The Saudi Stock Exchange
By Arvind Singhi
The roots of the Saudi stock exchange or Tadawul could be traced to the mid-1930s, when the Arab Automobile Company was established as the first joint stock company. The market remained informal until 1980s when the government embarked on institutionalizing and regulating the market. The Saudi Stock Exchange (Tadawul) Company was formed in March 2007. Today, Tadawul hosts 146 companies from multiple industries and is regulated by the Kingdom’s Capital Market Authority.
The listed equities are categorized among 15 sectors. The Insurance sector has the strongest presence with 31 registered companies followed by the Banking and Financial Services sector with 15 companies. However, in terms of market capitalization, the Petrochemical sector accounts for 37% of the total followed by the Banking and Financial Services sector with 27% . The figures below highlight the structure of the Tadawul as of yearend 2010.
The Saudi Stock Exchange experienced two major setbacks in the last few years.
The crash in 2006 pulled the Tadawul All-Share Index (Tasi) down from more than 20,000 points in February 2006 to just 7,933 by December in the same year. Most experts agree that the fundamental reasons behind the downturn was an overall lack of corporate transparency, ignorance of the fundamentals of investments among small investors, and the significant margin lending by the banks.
The crash in 2008 brought the Tasi down to 4,802 points by the end of 2008 compared to 10,717 at the beginning of 2008. The 2008 downturn in the stock market was a direct consequence of the global financial crisis.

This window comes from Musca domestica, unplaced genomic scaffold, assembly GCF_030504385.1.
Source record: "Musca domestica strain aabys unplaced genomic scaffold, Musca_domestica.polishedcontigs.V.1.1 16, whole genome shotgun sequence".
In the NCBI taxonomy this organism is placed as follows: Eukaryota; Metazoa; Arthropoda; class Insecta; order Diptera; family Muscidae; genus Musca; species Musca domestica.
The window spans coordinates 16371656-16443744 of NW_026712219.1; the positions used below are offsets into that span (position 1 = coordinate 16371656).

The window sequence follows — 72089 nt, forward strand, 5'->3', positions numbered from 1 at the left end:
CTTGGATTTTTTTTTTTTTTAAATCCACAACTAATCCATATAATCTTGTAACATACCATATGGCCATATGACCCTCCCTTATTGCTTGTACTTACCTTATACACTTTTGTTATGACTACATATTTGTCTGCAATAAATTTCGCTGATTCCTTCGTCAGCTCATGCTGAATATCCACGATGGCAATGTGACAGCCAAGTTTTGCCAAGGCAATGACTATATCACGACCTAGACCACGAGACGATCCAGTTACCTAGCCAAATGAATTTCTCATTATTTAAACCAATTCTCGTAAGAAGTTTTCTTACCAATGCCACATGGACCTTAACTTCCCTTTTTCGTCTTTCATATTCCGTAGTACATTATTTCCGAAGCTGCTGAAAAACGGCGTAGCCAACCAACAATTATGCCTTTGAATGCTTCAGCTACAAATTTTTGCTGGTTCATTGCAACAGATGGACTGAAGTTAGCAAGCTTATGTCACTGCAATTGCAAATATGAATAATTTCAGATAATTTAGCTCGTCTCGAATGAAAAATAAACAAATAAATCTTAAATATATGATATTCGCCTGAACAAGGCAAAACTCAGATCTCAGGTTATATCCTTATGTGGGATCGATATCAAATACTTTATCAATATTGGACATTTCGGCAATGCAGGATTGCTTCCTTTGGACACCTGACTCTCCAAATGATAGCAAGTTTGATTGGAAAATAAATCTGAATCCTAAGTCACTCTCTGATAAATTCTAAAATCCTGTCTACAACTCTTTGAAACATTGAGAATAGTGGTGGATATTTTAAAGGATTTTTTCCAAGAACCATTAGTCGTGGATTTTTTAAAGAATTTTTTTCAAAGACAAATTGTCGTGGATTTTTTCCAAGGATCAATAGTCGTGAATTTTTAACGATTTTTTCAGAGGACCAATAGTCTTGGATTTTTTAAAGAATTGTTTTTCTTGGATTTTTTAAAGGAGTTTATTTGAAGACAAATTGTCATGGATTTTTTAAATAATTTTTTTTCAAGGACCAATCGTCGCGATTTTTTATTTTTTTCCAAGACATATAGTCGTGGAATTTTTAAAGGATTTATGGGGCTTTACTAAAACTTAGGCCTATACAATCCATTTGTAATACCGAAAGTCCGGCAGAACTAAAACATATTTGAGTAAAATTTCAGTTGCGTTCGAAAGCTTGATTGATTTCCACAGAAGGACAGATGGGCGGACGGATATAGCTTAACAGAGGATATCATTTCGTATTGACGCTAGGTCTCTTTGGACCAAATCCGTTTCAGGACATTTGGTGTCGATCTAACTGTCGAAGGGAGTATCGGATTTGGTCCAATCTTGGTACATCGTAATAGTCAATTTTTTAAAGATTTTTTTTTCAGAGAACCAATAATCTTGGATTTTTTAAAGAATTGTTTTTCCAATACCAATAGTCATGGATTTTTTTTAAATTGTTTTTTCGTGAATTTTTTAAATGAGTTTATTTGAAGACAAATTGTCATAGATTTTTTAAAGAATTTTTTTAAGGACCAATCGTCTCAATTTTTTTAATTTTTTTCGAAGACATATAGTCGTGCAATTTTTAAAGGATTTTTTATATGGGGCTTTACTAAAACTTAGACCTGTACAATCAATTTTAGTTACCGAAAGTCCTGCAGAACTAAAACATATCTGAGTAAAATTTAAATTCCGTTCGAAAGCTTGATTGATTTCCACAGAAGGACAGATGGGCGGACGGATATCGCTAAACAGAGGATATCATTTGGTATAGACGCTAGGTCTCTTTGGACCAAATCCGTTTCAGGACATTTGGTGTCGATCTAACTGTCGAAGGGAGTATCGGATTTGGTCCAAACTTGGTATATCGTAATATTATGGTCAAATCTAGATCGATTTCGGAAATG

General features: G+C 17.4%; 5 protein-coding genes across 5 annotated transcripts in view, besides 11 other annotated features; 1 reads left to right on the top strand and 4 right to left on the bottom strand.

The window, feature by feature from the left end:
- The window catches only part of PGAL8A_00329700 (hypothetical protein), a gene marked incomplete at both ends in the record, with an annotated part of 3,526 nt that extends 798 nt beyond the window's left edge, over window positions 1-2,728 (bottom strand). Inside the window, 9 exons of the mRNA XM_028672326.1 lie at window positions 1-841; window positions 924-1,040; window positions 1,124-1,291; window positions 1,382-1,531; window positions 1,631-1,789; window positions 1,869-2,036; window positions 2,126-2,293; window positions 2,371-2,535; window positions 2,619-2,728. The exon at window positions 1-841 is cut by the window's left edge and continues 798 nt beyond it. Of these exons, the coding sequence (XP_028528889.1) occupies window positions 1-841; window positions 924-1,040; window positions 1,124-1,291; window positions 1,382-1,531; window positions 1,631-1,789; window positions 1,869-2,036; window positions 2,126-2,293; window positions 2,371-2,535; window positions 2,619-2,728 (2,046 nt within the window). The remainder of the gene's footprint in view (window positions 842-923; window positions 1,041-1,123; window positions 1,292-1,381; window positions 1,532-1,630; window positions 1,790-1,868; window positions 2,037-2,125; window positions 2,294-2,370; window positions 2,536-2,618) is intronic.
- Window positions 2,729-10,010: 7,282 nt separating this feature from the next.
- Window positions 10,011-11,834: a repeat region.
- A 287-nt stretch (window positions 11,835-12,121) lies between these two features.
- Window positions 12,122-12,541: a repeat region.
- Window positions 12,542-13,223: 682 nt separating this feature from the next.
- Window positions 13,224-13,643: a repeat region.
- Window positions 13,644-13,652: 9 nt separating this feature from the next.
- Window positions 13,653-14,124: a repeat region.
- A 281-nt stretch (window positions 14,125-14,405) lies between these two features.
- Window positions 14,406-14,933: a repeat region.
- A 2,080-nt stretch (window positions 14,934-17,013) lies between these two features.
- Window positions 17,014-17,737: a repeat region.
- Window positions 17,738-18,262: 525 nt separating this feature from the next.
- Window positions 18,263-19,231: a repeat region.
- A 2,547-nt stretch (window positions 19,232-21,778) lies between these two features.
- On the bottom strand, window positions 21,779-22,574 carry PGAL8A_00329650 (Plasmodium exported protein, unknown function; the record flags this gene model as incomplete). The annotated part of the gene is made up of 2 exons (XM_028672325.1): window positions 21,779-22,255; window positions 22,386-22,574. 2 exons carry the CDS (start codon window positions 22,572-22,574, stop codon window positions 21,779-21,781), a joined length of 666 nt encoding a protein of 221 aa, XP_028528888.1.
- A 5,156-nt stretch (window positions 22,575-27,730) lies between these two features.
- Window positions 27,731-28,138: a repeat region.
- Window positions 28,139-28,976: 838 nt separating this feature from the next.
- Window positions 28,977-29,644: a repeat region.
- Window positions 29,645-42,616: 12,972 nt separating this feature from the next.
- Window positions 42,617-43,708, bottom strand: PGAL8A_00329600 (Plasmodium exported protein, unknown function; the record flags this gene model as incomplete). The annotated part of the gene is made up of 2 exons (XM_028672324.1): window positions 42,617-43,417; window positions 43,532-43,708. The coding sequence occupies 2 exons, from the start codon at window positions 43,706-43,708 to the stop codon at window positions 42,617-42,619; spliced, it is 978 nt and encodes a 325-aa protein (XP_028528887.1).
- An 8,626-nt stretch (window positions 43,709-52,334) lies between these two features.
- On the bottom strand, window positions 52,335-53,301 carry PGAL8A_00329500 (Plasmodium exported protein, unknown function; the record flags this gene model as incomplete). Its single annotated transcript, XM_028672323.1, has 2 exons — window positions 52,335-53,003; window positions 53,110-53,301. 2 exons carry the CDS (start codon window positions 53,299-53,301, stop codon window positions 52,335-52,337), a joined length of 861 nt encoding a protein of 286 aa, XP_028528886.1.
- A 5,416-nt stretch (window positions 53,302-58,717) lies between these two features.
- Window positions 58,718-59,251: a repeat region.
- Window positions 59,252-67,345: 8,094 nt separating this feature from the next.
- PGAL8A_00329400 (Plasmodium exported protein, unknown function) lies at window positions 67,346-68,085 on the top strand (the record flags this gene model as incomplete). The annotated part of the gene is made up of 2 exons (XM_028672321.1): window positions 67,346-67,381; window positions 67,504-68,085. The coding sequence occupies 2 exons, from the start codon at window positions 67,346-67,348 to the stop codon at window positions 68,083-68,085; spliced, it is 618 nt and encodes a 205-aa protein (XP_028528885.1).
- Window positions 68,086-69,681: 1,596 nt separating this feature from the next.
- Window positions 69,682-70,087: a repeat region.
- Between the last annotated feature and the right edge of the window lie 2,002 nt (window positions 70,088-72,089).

The Tasi closed at 6,620 at the end of 2010.
A major effect of the most recent crisis is the reduction of small investors in the market and a consequent drop in the overall volume traded. The graph below shows a drop from an average daily volume of SAR 241 Mn in 2008 to SAR 132 Mn in 2010, a 45% drop.
Despite these setbacks, the Tasi month-to-month declines during the crisis were relatively milder than those experienced by other GCC nations. Between 2008 and 2010, the average month-to-month Tasi fluctuation was -0.6%, second only to Qatar which averaged 0.3%, and far better than Dubai at -2.7%.
The behavior of Tadawul in the recent crisis mirrors the Kingdom’s resilience to the global economic crisis. The stock exchange benefited from the robust performance of the Industrial, Petrochemical sectors, and Real Estate and Construction sectors.
Going forward, Tadawul is expected to continue providing wider product choices to consumers similar to the introduction of the first ETF (Exchange Traded Fund) in March 2010 and allowing foreign ownership through total return swaps. In addition, Tadawul is also expected to seek to attract more long-term institutional investors to balance the substantial participation by local retail investors. To achieve these goals, Tadawul will continue to implement robust governance best practices to bring greater transparency to the market and make the market more efficient.
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